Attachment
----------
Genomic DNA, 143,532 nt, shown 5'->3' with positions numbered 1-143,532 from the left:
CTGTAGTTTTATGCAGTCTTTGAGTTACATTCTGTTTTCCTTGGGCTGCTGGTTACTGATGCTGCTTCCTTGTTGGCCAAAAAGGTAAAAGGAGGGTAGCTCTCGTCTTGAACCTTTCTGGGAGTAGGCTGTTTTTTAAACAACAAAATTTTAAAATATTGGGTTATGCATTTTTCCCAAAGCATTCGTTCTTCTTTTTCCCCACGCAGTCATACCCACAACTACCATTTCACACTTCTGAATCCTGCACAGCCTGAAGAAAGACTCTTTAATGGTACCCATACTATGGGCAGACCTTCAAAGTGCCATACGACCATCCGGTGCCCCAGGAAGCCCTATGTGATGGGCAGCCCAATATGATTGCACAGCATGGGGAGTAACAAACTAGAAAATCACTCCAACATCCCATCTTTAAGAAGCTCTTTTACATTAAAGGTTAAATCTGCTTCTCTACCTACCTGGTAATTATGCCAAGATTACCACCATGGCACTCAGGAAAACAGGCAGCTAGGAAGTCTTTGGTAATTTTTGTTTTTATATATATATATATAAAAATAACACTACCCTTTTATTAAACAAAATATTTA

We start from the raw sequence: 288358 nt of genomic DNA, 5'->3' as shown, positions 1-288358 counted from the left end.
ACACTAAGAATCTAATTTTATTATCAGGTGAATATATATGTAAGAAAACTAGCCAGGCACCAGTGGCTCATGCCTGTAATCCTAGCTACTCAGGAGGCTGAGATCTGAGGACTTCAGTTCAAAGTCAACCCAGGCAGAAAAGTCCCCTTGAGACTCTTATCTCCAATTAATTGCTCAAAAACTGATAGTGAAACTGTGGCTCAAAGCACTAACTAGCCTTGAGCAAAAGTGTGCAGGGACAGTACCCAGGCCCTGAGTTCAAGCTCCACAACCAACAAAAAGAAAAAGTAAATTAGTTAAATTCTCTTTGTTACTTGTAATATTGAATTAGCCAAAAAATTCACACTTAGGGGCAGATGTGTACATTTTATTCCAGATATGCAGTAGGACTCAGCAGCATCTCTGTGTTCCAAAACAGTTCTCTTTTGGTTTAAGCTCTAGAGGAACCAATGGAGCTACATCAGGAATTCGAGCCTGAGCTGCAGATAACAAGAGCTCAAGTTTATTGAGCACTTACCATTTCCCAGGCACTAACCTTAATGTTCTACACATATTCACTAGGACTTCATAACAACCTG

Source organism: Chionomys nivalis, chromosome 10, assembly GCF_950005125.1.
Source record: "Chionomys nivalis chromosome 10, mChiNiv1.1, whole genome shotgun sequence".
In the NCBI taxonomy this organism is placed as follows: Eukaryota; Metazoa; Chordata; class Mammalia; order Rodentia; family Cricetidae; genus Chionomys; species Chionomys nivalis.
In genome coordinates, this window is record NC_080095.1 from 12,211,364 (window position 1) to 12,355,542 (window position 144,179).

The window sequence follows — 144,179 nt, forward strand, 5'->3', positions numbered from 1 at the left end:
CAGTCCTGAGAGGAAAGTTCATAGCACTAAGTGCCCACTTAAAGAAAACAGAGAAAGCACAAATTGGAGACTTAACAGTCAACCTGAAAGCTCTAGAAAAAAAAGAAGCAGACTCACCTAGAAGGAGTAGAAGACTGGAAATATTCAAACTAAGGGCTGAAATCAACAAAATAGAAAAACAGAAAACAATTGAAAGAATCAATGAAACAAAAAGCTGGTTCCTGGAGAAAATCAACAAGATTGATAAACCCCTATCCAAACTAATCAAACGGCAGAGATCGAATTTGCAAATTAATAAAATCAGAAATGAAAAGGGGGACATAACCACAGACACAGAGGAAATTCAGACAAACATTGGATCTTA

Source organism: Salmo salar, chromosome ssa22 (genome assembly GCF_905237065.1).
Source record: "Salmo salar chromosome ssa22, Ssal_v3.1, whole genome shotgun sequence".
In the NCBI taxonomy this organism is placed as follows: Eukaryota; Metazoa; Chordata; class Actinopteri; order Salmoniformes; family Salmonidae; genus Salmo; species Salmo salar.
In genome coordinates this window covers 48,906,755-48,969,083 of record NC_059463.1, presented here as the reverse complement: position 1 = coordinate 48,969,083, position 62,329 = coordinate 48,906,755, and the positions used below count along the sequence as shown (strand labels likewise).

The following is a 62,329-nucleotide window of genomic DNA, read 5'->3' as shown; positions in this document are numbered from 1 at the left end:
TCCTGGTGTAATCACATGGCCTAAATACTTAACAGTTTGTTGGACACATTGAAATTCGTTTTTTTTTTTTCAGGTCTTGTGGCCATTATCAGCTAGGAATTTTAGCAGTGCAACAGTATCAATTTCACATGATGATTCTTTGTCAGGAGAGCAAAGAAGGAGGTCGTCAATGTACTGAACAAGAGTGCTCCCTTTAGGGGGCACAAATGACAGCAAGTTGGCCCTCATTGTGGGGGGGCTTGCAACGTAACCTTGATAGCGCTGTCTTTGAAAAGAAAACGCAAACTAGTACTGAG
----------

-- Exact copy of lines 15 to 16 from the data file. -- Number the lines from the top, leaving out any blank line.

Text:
The following is a 62,329-nucleotide window of genomic DNA, read 5'->3' as shown; positions in this document are numbered from 1 at the left end:
TCCTGGTGTAATCACATGGCCTAAATACTTAACAGTTTGTTGGACACATTGAAATTCGTTTTTTTTTTTTCAGGTCTTGTGGCCATTATCAGCTAGGAATTTTAGCAGTGCAACAGTATCAATTTCACATGATGATTCTTTGTCAGGAGAGCAAAGAAGGAGGTCGTCAATGTACTGAACAAGAGTGCTCCCTTTAGGGGGCACAAATGACAGCAAGTTGGCCCTCATTGTGGGGGGGCTTGCAACGTAACCTTGATAGCGCTGTCTTTGAAAAGAAAACGCAAACTAGTACTGAG